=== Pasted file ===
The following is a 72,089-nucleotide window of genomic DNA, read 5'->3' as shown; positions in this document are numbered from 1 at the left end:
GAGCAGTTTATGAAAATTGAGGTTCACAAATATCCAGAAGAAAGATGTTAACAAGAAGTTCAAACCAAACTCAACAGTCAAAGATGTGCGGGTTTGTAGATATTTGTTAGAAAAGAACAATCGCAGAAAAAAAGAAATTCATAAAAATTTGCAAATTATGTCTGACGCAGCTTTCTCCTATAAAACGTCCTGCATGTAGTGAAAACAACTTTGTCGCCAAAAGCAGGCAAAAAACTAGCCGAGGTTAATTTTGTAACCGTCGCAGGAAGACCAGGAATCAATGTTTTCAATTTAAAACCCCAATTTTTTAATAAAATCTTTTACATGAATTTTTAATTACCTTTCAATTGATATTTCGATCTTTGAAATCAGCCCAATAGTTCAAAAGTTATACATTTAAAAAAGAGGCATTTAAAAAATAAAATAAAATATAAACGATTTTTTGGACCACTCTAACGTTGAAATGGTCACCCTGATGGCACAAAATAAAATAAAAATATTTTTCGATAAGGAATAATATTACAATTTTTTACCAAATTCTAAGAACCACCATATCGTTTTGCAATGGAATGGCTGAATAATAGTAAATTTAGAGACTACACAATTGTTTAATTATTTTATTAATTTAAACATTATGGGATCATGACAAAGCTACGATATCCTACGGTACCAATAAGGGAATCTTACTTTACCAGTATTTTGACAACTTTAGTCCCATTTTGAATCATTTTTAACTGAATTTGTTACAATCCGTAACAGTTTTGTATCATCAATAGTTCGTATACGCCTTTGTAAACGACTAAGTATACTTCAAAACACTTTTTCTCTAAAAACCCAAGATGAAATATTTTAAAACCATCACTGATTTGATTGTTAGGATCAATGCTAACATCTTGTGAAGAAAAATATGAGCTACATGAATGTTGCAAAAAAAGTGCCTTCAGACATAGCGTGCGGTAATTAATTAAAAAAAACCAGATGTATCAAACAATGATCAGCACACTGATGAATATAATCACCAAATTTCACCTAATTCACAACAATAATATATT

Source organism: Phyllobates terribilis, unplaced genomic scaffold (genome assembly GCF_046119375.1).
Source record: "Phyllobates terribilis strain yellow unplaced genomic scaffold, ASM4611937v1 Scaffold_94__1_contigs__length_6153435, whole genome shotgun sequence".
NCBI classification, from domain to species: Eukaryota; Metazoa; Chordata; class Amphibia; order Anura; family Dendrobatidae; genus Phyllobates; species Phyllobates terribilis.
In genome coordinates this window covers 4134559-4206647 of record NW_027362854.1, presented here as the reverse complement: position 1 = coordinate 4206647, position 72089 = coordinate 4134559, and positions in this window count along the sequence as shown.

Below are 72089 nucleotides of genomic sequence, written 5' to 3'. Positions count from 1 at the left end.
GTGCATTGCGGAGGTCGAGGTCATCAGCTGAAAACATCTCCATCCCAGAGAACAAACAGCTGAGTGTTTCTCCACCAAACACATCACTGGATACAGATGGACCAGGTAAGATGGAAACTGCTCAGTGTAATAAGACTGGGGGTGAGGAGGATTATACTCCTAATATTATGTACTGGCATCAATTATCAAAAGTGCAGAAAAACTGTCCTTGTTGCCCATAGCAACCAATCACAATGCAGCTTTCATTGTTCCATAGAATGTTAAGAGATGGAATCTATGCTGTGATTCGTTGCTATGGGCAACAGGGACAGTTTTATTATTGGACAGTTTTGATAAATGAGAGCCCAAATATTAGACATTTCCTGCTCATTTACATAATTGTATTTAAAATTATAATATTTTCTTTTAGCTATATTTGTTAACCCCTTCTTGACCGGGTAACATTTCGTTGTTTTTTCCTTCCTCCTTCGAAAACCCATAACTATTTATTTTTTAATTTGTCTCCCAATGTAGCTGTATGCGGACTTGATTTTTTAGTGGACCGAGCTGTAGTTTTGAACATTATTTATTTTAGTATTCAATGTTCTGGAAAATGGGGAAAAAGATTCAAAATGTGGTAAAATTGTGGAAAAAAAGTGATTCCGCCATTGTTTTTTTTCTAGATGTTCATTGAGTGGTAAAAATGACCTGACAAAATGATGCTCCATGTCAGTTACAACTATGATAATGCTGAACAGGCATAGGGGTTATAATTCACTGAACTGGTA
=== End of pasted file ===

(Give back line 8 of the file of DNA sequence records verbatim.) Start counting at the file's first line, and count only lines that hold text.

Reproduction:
GTGCATTGCGGAGGTCGAGGTCATCAGCTGAAAACATCTCCATCCCAGAGAACAAACAGCTGAGTGTTTCTCCACCAAACACATCACTGGATACAGATGGACCAGGTAAGATGGAAACTGCTCAGTGTAATAAGACTGGGGGTGAGGAGGATTATACTCCTAATATTATGTACTGGCATCAATTATCAAAAGTGCAGAAAAACTGTCCTTGTTGCCCATAGCAACCAATCACAATGCAGCTTTCATTGTTCCATAGAATGTTAAGAGATGGAATCTATGCTGTGATTCGTTGCTATGGGCAACAGGGACAGTTTTATTATTGGACAGTTTTGATAAATGAGAGCCCAAATATTAGACATTTCCTGCTCATTTACATAATTGTATTTAAAATTATAATATTTTCTTTTAGCTATATTTGTTAACCCCTTCTTGACCGGGTAACATTTCGTTGTTTTTTCCTTCCTCCTTCGAAAACCCATAACTATTTATTTTTTAATTTGTCTCCCAATGTAGCTGTATGCGGACTTGATTTTTTAGTGGACCGAGCTGTAGTTTTGAACATTATTTATTTTAGTATTCAATGTTCTGGAAAATGGGGAAAAAGATTCAAAATGTGGTAAAATTGTGGAAAAAAAGTGATTCCGCCATTGTTTTTTTTCTAGATGTTCATTGAGTGGTAAAAATGACCTGACAAAATGATGCTCCATGTCAGTTACAACTATGATAATGCTGAACAGGCATAGGGGTTATAATTCACTGAACTGGTA